My post on how your pastor is not your friend has called forth lots of emotions from people.
Some have rightly identified that loneliness is a problem for pastors, and they’re not wrong about that. I don’t think anyone entering the ministry with eyes wide open will dispute the fact that the call to ministry is, in some ways, a call to embrace a certain amount of loneliness.
By this I don’t mean that depression is to go untreated. This is a real problem for many service professions, pastors included. We must take actions to counteract this terrible reality.
And by this I don’t mean that pastors should not have friends or cannot have friends, just that deep, personal friendships should rarely (if ever) be cultivated within the congregation.
I think the solution to combating loneliness within this particular profession is two-fold:
1. Pastors need to find ways to cultivate healthy relationships outside of the parish.
This is difficult to do. Let’s be honest, many people see the church and the church community as part of their service work in the world. Choir practice, helping at service opportunities, even sitting on the church board or on the evangelism team are opportunities for them to give to something that is not work or family related.
Pastors are usually not free with their time or energy to invest in something else. Their focus is on making this particular thing work, and it usually requires the church to be not only their job but also their hobby/service to the world.
It is tough. If we make it impossible for our pastor to find outside friendships because we expect them to be at everything, especially things happening on Saturdays when the rest of the professional world is largely “off,” then we’re setting them up for burn out and churn out.
Pastors have to have space and time to cultivate relationships outside of the parish. The parish is not enough for them…will not be enough for them.
2. With all of the above being said, pastors also have to be honest about their role in the lives of people: they are the container of both promise and problem, the dead-end for words that can’t be spoken in other places and to other people, the scapegoat for troubled people’s troubles and the savior for other people desperately seeking something to save them in the world (and this last one is, of course, not a good thing…but it is a reality nonetheless).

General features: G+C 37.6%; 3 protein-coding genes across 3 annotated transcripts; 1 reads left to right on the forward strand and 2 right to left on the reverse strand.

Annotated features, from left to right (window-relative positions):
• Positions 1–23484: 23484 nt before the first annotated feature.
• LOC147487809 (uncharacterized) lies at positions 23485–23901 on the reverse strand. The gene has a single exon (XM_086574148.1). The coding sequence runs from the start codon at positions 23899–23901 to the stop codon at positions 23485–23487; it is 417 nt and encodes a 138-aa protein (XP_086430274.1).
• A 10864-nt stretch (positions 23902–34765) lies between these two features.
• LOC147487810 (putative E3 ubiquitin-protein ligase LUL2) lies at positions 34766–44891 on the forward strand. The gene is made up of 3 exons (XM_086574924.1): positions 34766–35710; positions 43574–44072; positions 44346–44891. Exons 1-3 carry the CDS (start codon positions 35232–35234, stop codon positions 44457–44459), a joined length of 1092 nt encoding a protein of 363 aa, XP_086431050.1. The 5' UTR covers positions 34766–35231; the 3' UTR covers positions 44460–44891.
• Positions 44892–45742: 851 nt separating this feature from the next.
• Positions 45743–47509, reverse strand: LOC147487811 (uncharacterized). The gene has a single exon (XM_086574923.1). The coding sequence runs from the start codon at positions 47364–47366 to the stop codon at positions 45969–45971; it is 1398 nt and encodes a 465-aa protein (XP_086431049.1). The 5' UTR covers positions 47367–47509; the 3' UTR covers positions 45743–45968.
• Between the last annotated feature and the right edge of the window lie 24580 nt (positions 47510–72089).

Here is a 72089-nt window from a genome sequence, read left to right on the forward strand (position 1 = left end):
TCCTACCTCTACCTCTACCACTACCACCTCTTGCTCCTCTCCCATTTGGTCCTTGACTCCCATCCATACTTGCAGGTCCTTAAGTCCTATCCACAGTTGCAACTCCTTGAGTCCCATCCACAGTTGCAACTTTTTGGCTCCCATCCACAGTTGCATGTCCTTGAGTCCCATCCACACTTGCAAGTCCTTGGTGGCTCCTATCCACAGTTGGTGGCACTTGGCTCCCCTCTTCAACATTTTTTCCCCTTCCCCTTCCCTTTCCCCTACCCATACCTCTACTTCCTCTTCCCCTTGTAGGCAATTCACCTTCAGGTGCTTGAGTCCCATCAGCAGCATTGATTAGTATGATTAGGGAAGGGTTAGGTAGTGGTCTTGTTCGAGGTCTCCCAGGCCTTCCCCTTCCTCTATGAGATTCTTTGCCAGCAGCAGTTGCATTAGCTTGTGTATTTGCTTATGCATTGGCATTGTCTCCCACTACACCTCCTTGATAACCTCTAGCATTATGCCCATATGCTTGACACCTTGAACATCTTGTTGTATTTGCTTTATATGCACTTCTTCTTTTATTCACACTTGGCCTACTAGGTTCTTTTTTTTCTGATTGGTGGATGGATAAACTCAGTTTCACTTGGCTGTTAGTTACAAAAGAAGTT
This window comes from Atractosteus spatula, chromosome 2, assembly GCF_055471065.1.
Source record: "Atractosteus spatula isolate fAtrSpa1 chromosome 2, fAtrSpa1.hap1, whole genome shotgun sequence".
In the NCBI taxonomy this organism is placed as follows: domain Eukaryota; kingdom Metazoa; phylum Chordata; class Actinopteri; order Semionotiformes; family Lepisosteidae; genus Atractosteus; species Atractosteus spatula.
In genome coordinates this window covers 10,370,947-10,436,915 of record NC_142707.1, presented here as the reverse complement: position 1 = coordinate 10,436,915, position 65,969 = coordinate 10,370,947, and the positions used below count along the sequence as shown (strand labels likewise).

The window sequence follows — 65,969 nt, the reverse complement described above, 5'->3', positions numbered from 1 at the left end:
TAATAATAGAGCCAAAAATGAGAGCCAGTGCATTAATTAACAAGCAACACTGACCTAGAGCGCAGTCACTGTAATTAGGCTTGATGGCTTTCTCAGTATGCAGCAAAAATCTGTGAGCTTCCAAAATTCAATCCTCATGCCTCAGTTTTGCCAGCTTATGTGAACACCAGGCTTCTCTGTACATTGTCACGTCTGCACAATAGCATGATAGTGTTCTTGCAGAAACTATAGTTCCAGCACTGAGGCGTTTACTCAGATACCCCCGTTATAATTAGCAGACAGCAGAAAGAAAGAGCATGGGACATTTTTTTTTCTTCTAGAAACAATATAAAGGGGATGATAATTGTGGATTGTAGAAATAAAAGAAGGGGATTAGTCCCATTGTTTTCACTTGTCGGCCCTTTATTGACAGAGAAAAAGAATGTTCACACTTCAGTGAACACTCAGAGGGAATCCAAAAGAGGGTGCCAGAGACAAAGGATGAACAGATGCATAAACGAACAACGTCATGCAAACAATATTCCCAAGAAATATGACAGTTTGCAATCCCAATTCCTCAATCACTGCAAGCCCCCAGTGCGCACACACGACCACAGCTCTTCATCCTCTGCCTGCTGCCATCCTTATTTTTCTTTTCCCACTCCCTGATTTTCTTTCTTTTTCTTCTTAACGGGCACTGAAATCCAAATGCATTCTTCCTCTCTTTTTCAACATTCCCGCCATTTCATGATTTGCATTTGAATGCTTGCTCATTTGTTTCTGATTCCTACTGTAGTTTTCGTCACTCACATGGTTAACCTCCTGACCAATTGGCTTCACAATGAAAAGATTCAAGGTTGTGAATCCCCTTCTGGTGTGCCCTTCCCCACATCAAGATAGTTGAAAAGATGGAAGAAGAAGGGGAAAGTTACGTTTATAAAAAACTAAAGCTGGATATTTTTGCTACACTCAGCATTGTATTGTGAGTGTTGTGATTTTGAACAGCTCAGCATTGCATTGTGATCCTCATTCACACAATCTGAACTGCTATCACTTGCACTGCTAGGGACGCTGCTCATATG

In short: the way the pastor is seen in the profession, used in the profession, and abused in the profession will, naturally, lead to a certain amount of loneliness…and unless this is somehow embraced by them it will gnaw at the pastor and eat them up.
And we need not embrace it like a cross to bear, or as something that sets us apart or special or as an object of pity. Please…as if anyone should seek pity. And let me be clear: we need not embrace abuse. Guard your heart and your mind and, yes, your relationships against the wayward person who sees you as the convenient dumping ground for all of their own insecurities and psycho-social issues.
That’s not what I mean.
What I mean is that it should be embraced kind of like your ordination vows, even the difficult ones, are embraced. In fact, one of the vows we take in the Lutheran Church is not to give illusory hope to others. Perhaps we, ourselves, need to take that to heart, too.
Illusory hope in this work would be to expect that this profession will provide you with friends. Your friendship needs will not be met here, even if you seek it out…it will disappoint you.
Embrace it like you embrace the shadow part of your life: you swing punches at it even though you know it’ll always be there.
Wide-eyed, without apology, let us say that a certain amount of loneliness is just a part of this whole gig.
A pastor must do what they must to make sure that it doesn’t take more of a share than it’s supposed to.
Beautifully written, Tim…
I appreciate your insights and reflections,Tim. One image that comes to mind is how many of us combat feeling lonely by getting out and spending more time with more people. But then I wonder if maybe what pastors need more of is solitude — a safe container in which to practice listening through reading and journalling, praying and meditating, drawing and painting and sculpting, talking with a spiritual director/mentor/colleague — whatever enables us to touch that part of ourselves that needs to be touched so that it can be heard.
A question that emerges is, “What do I gain by having friends in the church if I am serving as pastor?” A deep dive into that sort of question takes me to swinging at my shadow — of not feeling loved enough, of wanting to please others in hopes that that will ensure their friendliness and support, fear of being alone (again). More often than not, it is only through falling and failing that I will begin to ask these difficult, poignant questions. And for those of us who struggle to suffer our own foolishness in public, such fallings and failings can be devastating — so much so that we will do all that we can to avoid the public humiliation with such behavior as finger-pointing, isolating, and arguing. Furthering our feeling lonely.